Thailand is prepared to move forward with the purchase of the Lockheed Martin F-35 Lightning II fighter fighters and may soon become the second country to do so.
Despite objections from the opposition parties, the Royal Thai Air Force (RTAF) Commander-in-Chief ACM Alongkorn Vannarot stated that the service has chosen to purchase two F-35A fighter jets from the United States.
According to the RTAF Chief, the nation is currently waiting for the US Congress to decide whether or not to authorize the sale to Thailand.
He expressed skepticism, though, and acknowledged that he wasn't convinced the US Congress would approve the agreement because of worries over the spread of US stealth technology.
Nevertheless, Thailand anticipates hearing from the US over the F-35 deal between January and July of the following year. When asked if the RTAF had a Plan B for the procurement of fighter jets, ACM Alongkorn responded, "No, we don't. We will decide what to do next if there are any indications of how the US decision on the F-35 sale will go.
The RTAF currently uses a fleet of outdated F-16 Fighting Falcons that will be retired in the upcoming years. The ACM highlighted that one F-35 fighter was equivalent to three F-16 fighter planes, which is why the F-35 stealth fighters were valuable enough to be purchased in place of the F-16 fighter jets, in his opinion.
Although it was previously reported that the US had agreed to send a team to assess the Royal Thai Air Force's (RTAF) capacity to operate and maintain a new generation of fighter jets, the US Congress will ultimately decide the RTAF's future.
ACM Alongkorn also mentioned that the RTAF intends to purchase a number of other types of aircraft in the fiscal year 2023, such as the DA42 surveillance aircraft, which is outfitted with a unique camera that can be used to solve flood problems, 12 T-6C training aircraft, and eight AT-6 aircraft to replace the fleet of outdated L-39 aircraft.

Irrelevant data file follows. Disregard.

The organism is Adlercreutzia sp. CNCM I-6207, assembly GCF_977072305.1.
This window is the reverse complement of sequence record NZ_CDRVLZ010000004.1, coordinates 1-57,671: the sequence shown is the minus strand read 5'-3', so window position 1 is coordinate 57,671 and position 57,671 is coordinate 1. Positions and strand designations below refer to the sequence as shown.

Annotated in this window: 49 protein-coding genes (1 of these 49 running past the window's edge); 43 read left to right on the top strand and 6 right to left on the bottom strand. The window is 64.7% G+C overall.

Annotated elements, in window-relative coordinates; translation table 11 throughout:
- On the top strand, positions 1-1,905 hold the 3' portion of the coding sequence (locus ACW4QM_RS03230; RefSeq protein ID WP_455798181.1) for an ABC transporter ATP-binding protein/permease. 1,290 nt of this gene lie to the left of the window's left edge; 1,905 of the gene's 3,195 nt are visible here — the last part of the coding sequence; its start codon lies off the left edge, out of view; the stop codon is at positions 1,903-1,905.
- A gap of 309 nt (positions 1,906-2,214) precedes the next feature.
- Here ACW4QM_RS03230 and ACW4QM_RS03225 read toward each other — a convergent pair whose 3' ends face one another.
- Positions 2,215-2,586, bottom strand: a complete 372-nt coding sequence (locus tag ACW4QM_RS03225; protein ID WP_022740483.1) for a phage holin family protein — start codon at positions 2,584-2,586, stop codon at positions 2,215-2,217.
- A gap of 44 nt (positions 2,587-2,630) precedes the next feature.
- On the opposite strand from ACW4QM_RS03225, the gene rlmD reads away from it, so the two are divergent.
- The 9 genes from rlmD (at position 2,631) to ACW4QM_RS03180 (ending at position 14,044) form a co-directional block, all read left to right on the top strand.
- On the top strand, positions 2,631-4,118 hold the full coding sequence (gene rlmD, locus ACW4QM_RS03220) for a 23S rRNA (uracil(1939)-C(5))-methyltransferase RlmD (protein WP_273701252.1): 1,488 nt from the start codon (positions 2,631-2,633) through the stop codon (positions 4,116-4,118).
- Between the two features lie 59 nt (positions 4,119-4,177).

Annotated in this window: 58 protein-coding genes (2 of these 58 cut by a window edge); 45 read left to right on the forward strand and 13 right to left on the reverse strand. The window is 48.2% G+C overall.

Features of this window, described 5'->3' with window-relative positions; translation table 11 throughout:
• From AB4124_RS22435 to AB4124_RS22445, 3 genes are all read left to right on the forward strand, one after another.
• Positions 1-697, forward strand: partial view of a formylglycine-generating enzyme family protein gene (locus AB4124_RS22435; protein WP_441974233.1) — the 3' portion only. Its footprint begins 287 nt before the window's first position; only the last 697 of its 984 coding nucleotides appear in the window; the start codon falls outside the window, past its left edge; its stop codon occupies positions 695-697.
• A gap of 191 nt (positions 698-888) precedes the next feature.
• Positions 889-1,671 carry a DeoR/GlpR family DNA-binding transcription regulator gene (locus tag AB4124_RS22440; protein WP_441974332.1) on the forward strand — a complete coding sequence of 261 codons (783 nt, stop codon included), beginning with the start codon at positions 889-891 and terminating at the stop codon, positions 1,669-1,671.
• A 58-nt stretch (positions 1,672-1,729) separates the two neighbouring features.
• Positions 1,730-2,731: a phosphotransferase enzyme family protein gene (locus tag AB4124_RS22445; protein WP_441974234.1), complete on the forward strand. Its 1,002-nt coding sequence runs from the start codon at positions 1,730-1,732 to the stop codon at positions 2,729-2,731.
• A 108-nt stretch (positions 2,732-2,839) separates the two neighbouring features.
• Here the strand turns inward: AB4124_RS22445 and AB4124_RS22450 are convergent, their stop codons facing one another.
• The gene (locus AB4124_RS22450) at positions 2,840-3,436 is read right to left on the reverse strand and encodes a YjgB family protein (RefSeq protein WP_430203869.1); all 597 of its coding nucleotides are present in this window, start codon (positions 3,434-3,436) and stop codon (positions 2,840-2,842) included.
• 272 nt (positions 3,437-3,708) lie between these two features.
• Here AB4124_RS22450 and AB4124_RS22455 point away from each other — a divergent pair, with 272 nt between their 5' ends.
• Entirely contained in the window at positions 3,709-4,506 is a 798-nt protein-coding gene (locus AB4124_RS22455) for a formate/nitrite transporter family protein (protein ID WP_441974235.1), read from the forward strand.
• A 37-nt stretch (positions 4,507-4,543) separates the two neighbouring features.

The ACM asserts that the RTAF's procurement plan was thoroughly considered, taking into account the budgetary restrictions that must be effectively managed, and that he is available to respond to any inquiries from the general public or political parties. He claimed that the nation was tightening its purse strings to pay for initiatives thought to be most important, such as fighter jets.
In order to make sure that the Air Force money is used effectively, he remarked, "We are budgeting and cutting spending in other sectors." The decision to purchase the pricey F-35 fighter fighters has become a contentious issue in the nation, and both the political opposition and the Thai people are against it.
The RTAF's proposal for four F-35s for the fiscal year 2023 for $415 million (13.8 billion baht) was approved in principle by the Thai government in January 2022. Former Air Chief Marshal Napadej Dhupatemiya justified the proposal by arguing that the RTAF's old fleet of American F-5s and F-16s needed to be replaced.
The RTAF is currently debating purchasing two F-35 fighter aircraft. After making multiple changes to the budget due to a dim economic forecast, Thailand's House Budget Scrutiny Committee approved a budget of 369 million baht ($14.7 million) for the 2023 fiscal year to enable the RTAF to purchase two F-35s.
Thailand is interested in purchasing variant A for standard takeoff and landing. The overall cost of these stealth combat aircraft is estimated to be 7.4 billion baht ($207 million), with payments to be made over a period of four years.
Similar to many other US allies, the RTAF now runs a fleet of F-16 fighter jets, modernized F-5 fighter jets, and JAS-39 Gripens. In order to improve their ground and air-to-air combat capabilities, the Gripens, for example, are currently receiving MS20 configuration upgrades.
However, the RTAF has stayed steadfast in its choice as it considers a combat environment that is future-focused and prioritizes "Quality over Quantity." Thailand's Junta government is modernizing its armed forces while expanding its options to avoid becoming overly reliant on any one nation.
Thailand has also bought submarines, frigates, and tanks from China in addition to purchasing the F-35 from the US. Thailand will follow Singapore as the second East Asian nation to operate stealth fighter fighters if the sale is approved by the US Congress.
Source: AeroTime, eurasiantimes.com